I came across this article from the New Yorker which you really should go and read, now. As a teacher it expresses a lot of opinions that I’ve often worried about when it comes to decoding the dynamic between the student, the teacher and the parent.
I say “decoding” because that’s what it is; three people trying to reach a common ground but each using their own language and their own filters. This is nothing new; we do it daily and with many different players. We hit the wall however when we have to do it with our students and their parents…and this is sad, because the stakes are high.
Parents have a set of expectations and so do the teachers. The parents are the heart (usually) but the teachers are the brain (sometimes). And you don’t need to look far to find that those two are often in constant contention.
The article quotes Madeline Levine, a psychologist who gives a snapshot of the modern parenting outlook:
“Most parents today were brought up in a culture that put a strong emphasis on being special,” she observes. “Being special takes hard work and can’t be trusted to children. Hence the exhausting cycle of constantly monitoring their work and performance, which in turn makes children feel less competent and confident, so that they need even more oversight.”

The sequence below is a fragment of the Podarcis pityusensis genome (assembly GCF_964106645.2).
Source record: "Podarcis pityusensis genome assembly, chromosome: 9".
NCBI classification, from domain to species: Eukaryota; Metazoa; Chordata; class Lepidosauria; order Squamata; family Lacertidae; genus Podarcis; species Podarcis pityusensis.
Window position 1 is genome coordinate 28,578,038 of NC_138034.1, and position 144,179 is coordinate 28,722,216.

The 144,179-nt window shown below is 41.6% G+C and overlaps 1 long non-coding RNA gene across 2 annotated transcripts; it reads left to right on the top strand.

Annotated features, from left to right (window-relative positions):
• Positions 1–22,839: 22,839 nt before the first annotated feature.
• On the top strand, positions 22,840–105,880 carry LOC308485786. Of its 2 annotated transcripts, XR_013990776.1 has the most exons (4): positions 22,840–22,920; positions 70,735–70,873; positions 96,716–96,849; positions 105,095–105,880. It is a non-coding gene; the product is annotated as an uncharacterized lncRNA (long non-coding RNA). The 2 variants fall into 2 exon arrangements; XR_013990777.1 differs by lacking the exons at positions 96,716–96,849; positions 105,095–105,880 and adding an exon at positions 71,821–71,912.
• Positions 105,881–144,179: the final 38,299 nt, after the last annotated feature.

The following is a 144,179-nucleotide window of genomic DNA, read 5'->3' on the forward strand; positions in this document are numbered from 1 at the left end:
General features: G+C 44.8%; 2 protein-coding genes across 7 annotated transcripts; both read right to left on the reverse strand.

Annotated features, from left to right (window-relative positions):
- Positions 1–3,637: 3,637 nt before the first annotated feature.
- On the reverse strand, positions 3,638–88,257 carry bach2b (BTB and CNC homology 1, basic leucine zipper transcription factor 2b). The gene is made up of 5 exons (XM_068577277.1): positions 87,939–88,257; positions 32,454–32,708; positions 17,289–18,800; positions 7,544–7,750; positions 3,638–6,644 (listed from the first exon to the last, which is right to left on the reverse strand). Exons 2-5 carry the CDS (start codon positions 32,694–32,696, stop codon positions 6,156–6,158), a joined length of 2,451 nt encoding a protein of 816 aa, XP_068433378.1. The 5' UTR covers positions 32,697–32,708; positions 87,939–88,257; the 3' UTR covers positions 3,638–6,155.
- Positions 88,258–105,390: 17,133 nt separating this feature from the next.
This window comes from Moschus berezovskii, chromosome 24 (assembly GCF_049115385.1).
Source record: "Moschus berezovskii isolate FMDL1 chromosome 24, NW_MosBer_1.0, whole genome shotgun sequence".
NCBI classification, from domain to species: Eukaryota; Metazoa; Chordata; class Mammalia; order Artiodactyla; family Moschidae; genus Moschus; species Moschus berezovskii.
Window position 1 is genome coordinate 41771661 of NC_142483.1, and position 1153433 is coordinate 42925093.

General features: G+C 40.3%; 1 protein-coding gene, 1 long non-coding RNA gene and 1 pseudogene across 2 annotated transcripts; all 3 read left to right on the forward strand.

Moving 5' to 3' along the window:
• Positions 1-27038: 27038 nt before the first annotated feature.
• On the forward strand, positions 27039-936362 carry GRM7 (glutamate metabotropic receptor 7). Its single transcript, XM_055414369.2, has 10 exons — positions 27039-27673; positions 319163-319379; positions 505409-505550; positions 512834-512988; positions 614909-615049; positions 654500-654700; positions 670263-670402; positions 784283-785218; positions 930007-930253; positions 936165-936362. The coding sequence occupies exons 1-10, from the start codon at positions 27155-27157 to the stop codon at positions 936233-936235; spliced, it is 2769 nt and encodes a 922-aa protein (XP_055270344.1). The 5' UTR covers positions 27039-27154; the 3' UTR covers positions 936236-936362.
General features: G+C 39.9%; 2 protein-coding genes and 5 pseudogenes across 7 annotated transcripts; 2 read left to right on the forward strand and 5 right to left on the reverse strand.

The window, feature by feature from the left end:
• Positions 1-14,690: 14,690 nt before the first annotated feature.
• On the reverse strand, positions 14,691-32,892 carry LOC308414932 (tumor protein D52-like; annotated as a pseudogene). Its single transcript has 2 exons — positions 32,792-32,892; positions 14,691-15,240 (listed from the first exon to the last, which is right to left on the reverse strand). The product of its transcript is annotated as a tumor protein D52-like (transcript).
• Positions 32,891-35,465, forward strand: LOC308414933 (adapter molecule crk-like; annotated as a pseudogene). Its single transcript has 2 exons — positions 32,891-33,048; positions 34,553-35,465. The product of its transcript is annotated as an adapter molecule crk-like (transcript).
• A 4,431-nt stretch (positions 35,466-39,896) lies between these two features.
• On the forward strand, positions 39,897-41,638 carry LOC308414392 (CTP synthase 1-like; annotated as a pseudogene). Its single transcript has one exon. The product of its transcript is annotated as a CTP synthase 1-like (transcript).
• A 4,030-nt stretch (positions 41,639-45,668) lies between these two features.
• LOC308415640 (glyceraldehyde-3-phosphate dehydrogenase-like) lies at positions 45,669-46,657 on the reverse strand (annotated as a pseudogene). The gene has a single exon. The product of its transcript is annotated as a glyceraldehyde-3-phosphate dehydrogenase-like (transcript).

“Special” is a heart response. The brain knows that the truth path lies in failure, learning, compromise, effort, practise and then, after a long time, mastery. But the heart will reject this and tell you that “special” is something that just comes naturally. “Come naturally” is the enemy of the the brain, and in essence, learning.
But we need the heart, because we need passion and fire — two things the brain is terrible at.
So the next time you are at a loss decoding the relationship between the teacher, parent and student remember that each person has an equally vital role in developing the best possible learner.